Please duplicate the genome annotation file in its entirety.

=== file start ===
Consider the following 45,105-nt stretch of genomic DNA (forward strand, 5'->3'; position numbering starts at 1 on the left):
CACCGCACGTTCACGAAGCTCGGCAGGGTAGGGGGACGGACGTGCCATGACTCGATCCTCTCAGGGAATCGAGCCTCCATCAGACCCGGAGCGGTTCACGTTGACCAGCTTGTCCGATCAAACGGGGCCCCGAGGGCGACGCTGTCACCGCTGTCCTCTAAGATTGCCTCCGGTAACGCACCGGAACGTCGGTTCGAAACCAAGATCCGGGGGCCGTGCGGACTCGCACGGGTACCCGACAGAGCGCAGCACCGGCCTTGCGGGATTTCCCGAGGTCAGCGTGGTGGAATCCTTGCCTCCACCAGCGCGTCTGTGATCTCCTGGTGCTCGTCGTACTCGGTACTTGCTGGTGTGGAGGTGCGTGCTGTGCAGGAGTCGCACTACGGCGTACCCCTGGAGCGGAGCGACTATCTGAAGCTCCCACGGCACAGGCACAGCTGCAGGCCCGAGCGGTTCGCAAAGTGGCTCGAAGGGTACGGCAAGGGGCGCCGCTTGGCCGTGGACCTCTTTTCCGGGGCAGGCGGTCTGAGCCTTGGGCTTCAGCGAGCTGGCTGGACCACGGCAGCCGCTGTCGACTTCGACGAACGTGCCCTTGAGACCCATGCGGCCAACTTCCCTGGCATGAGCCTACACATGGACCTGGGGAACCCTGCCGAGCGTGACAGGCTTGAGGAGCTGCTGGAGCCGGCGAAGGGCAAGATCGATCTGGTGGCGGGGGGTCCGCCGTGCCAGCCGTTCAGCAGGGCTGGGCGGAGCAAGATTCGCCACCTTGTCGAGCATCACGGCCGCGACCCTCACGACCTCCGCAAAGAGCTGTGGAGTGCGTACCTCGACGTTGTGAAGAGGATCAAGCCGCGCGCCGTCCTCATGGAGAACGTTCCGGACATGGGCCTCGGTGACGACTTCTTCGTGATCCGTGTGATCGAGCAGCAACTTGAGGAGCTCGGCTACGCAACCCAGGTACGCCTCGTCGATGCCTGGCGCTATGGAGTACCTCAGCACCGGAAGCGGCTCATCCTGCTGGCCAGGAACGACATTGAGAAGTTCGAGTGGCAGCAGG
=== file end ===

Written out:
Consider the following 45,105-nt stretch of genomic DNA (forward strand, 5'->3'; position numbering starts at 1 on the left):
CACCGCACGTTCACGAAGCTCGGCAGGGTAGGGGGACGGACGTGCCATGACTCGATCCTCTCAGGGAATCGAGCCTCCATCAGACCCGGAGCGGTTCACGTTGACCAGCTTGTCCGATCAAACGGGGCCCCGAGGGCGACGCTGTCACCGCTGTCCTCTAAGATTGCCTCCGGTAACGCACCGGAACGTCGGTTCGAAACCAAGATCCGGGGGCCGTGCGGACTCGCACGGGTACCCGACAGAGCGCAGCACCGGCCTTGCGGGATTTCCCGAGGTCAGCGTGGTGGAATCCTTGCCTCCACCAGCGCGTCTGTGATCTCCTGGTGCTCGTCGTACTCGGTACTTGCTGGTGTGGAGGTGCGTGCTGTGCAGGAGTCGCACTACGGCGTACCCCTGGAGCGGAGCGACTATCTGAAGCTCCCACGGCACAGGCACAGCTGCAGGCCCGAGCGGTTCGCAAAGTGGCTCGAAGGGTACGGCAAGGGGCGCCGCTTGGCCGTGGACCTCTTTTCCGGGGCAGGCGGTCTGAGCCTTGGGCTTCAGCGAGCTGGCTGGACCACGGCAGCCGCTGTCGACTTCGACGAACGTGCCCTTGAGACCCATGCGGCCAACTTCCCTGGCATGAGCCTACACATGGACCTGGGGAACCCTGCCGAGCGTGACAGGCTTGAGGAGCTGCTGGAGCCGGCGAAGGGCAAGATCGATCTGGTGGCGGGGGGTCCGCCGTGCCAGCCGTTCAGCAGGGCTGGGCGGAGCAAGATTCGCCACCTTGTCGAGCATCACGGCCGCGACCCTCACGACCTCCGCAAAGAGCTGTGGAGTGCGTACCTCGACGTTGTGAAGAGGATCAAGCCGCGCGCCGTCCTCATGGAGAACGTTCCGGACATGGGCCTCGGTGACGACTTCTTCGTGATCCGTGTGATCGAGCAGCAACTTGAGGAGCTCGGCTACGCAACCCAGGTACGCCTCGTCGATGCCTGGCGCTATGGAGTACCTCAGCACCGGAAGCGGCTCATCCTGCTGGCCAGGAACGACATTGAGAAGTTCGAGTGGCAGCAGG